Often forecasts are made for a specific location but the residence of the city and surrounding area are scattered over a wide ranging spatial scale. Thus, the conditions and future weather for the downtown or airport of a city can be very different compared to nearby cities. This is important since residence in nearby cities often base what they think will happen at their house based on the forecast for the downtown area or airport. Variations in weather over short distances occur since weather, especially wild weather, occurs over localized areas. Examples of these localized events include hail storms, tornadoes, thunderstorms, heavy snow bands, micro-bursts, and fog events. Reasons for local variation include elevation changes, vegetation changes, changes in the amount of urbanization, changes in latitude, changes in the nearness to lakes/ocean, and the small area that many weather events take place over.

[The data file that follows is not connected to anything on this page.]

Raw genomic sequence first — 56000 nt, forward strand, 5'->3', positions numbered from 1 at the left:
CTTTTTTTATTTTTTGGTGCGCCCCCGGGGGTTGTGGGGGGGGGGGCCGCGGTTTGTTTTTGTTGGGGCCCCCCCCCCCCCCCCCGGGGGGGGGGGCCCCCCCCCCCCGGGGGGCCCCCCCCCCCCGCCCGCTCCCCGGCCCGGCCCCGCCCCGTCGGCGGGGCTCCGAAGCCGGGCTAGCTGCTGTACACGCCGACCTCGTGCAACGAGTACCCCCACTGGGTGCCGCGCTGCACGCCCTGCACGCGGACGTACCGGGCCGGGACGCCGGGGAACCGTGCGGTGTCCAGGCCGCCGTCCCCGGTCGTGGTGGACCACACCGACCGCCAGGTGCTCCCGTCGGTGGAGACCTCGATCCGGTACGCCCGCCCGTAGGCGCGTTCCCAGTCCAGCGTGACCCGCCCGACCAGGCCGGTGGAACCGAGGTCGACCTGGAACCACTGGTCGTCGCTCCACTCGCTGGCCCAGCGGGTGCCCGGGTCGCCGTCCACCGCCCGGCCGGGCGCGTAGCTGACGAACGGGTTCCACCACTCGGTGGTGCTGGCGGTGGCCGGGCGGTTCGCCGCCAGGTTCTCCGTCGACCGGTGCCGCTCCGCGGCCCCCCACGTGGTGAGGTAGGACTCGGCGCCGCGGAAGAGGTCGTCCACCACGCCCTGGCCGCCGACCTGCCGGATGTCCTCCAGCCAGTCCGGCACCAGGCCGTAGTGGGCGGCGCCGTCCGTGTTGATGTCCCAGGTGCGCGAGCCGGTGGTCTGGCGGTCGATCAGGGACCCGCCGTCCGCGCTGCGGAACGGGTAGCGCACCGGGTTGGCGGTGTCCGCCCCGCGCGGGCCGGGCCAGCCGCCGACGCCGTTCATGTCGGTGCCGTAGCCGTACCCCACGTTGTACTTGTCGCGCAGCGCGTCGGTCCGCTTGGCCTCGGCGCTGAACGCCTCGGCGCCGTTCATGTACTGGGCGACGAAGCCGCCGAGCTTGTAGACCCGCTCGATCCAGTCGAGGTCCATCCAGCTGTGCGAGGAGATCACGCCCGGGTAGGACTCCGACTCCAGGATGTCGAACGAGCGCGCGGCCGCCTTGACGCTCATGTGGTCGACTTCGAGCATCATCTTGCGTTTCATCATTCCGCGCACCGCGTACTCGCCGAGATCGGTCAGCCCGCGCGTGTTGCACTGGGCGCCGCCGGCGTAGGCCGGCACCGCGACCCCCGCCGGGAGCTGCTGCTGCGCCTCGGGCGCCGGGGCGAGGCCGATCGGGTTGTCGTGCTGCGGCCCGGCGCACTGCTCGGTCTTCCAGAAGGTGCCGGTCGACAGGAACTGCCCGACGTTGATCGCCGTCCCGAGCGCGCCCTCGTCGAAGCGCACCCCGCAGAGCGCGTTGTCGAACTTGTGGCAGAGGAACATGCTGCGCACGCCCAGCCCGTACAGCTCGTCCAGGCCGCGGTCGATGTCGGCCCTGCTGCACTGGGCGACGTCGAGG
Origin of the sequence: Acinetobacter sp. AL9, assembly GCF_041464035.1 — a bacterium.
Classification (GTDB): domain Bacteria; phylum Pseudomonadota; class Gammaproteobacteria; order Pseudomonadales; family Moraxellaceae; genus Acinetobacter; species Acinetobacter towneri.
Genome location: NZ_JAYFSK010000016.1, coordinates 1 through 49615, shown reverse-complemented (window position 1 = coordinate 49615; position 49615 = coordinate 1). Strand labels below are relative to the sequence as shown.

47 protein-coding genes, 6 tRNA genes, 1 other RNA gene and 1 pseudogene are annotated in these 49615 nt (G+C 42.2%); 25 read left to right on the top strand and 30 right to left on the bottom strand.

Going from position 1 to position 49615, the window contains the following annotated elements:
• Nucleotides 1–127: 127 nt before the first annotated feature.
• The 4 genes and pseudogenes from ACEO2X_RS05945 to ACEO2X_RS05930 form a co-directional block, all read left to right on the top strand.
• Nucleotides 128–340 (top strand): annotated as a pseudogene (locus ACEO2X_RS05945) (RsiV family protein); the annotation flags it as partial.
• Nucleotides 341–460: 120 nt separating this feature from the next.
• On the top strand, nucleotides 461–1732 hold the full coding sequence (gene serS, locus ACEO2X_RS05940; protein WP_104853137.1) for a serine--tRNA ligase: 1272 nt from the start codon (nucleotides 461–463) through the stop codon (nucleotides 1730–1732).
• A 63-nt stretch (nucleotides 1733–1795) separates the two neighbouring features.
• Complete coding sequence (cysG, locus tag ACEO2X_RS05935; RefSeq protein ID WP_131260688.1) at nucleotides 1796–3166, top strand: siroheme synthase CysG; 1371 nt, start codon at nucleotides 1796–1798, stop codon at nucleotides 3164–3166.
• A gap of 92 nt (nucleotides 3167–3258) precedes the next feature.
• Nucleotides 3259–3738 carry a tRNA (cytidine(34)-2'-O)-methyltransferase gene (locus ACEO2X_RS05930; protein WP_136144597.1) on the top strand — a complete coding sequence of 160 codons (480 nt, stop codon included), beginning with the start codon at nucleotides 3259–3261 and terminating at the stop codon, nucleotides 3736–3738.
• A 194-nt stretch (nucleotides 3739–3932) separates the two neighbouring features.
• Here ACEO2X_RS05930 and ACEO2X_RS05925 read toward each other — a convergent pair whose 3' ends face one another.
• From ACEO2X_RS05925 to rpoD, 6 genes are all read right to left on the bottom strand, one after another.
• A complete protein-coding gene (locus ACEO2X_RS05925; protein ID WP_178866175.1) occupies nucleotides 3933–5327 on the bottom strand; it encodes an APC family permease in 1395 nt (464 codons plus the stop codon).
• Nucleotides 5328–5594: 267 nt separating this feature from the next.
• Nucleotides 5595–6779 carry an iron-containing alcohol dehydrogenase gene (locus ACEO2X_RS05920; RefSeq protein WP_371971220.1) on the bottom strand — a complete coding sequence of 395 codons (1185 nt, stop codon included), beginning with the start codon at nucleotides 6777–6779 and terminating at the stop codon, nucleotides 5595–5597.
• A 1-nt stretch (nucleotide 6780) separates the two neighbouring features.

Local variations can have a significant impact on the high and low temperatures and also the precipitation probability and expected accumulation. It is common for residence that live a little ways from the city to say for example “the temperature is often cooler here than the city” and “the elevation is 500 feet higher in my city thus it is often cooler here and more snow falls”. The larger a forecast area is, then the more likely a forecast is going to have problems if the same forecast is given for the entire area. Because of local variations, the forecast area will often be broken up into regions where the forecast numbers are adjusted for each region given the numerous local impacts that can influence the forecast. Two big influences are latitude and elevation. Temperatures tend to be cooler with increasing elevation in many forecast situations (although the opposite can be the case when a shallow layer of cold air pools into the lower elevations). Temperatures tend to be cooler in higher latitudes. Thus, for example, it is common for the northern part of the viewing area in a state like Oklahoma to be cooler than the southern part of the viewing area. Elevation can influence precipitation probabilities. For example, in some cases the precipitation chance will be higher closer to mountains where topographic lifting takes place. It is important to keep local variations in mind when making a forecast for an area, especially if the area is large in size. When making a forecast it can be important to emphasize the localized nature of certain weather events. This will help residence to be aware of the potential of certain weather events such as a damaging storm without expecting damage everywhere within the entire forecast area.